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Tragedy Strikes in Tucson

  • By David Barron
Daves_colorThe tragic incident in Tucson, Ariz. makes us all think about our feelings. Sometimes people have “violent” feelings, when they encounter people or organizations with whom they strongly disagree.


All you need is a minor chemical imbalance in the brain and some people carry out their threats. Every neighborhood – yes even yours – has a person who is a “tickingtime bomb,” just ready to explode in violence. All they need is a minor insult, a disagreement, and a political statement to set them off.

My wife hates it when I honk at another driver who offends my version of traffic rules with his driving. I have calmed my honking horn responses a bit. I too, am worried that they will respond with a gun in their hand.

Every once in a while a person will come with a complaint before a local city council meeting. By the time they get to the council they have been frustrated in resolving their problem. It can be a minor issue, such as not being able to park in front of their house, or getting a parking ticket on street cleaning day.

If you expand this picture to national issues, you wind up with people who are angry at federal and state governments, and the officials who run our government. National issues, such as weapons bans, health care, unemployment, home foreclosures can, and do, light the fires on some people.

We have more than 400 people in Congress and even more in our state legislatures. We want access to them to talk to them, shake their hands and to challenge their positions.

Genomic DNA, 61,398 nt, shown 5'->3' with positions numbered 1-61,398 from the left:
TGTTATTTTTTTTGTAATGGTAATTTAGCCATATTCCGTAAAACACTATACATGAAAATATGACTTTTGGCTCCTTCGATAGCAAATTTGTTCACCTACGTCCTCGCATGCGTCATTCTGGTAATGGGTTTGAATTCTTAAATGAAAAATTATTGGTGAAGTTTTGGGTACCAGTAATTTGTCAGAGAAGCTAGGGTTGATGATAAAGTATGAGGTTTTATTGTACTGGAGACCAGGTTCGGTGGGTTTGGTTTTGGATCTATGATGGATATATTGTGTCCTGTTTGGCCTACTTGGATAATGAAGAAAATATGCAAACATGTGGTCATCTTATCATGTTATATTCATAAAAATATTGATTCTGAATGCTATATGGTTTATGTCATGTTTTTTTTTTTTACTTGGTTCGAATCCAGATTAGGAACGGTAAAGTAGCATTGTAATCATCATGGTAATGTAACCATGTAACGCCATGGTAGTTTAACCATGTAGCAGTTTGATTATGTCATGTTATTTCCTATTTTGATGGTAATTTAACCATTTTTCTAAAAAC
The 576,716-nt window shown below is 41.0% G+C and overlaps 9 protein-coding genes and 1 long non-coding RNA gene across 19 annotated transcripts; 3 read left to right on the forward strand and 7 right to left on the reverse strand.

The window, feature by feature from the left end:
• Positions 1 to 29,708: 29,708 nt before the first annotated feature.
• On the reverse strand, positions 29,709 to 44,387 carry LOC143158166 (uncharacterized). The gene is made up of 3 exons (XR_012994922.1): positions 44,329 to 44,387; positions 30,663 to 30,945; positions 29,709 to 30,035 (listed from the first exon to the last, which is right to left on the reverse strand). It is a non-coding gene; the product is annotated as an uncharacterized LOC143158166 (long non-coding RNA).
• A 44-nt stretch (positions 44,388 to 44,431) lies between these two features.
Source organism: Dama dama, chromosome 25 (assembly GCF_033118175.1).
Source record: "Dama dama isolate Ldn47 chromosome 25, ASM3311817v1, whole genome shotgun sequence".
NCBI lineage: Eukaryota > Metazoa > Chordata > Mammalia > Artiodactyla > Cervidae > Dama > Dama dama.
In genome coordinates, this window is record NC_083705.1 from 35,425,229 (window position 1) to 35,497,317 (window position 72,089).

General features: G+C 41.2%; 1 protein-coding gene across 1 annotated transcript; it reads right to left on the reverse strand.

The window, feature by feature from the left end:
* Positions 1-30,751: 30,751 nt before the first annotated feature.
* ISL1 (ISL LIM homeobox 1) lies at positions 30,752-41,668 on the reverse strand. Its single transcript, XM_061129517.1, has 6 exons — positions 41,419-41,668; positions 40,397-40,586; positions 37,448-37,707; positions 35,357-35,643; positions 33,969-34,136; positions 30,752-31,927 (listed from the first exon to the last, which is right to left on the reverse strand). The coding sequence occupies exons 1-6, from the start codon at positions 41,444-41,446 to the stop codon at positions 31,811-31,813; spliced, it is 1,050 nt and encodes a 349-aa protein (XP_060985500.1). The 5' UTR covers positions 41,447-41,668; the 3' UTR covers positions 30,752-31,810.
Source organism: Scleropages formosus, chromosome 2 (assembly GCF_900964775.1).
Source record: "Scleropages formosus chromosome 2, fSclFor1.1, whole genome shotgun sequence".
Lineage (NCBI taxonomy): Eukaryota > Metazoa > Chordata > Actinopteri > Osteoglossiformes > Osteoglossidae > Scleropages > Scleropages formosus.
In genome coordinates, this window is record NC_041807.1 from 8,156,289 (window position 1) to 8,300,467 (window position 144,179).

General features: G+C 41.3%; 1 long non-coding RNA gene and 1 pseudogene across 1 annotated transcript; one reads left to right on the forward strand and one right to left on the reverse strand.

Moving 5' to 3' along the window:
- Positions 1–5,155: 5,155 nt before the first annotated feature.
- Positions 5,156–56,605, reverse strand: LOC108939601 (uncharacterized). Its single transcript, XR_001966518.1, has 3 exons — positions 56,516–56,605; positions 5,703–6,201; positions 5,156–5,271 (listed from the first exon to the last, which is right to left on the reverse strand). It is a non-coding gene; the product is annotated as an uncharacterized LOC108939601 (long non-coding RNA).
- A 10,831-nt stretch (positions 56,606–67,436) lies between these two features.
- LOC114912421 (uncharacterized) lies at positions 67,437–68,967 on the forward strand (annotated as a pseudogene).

The other day at Assemblyman Mike Eng’s swearing in, there were numerous public officials. These included Congresswoman Judy Chu, state Controller John Chiang, state Supreme Court Justice Carlos Moreno, along with state senators and assemblypersons.
There was obvious increase security visible in the crowd of several hundred people.

We can afford it for a special event, but can we afford it for every “meet and greet” event scheduled by an elected official?

These legislators are away all week long in Sacramento or Washington D.C. and schedule public appearances on Friday nights and throughout the weekends. They are so busy meeting with constituents that they usually have a staff person designated as their “scheduler.”

Until feelings begin to cool off, I think you will see some security precautions in place whenever a high level public official makes an appearance. First of all, there will be visible law enforcement in place to discourage any attempts. There will also be some “invisible” lawmen to check out the crowd. There probably will be more advanced security planning for larger events.

As a result, it probably be more costly, and more difficult to shake the hand of a local public official.

What can we as individuals do about it? Not much, except to keep cool, use common sense and remember that we are not always right. It is important to listen to what others have to say, whether you think they are right or wrong or have some kind of an evil motive.

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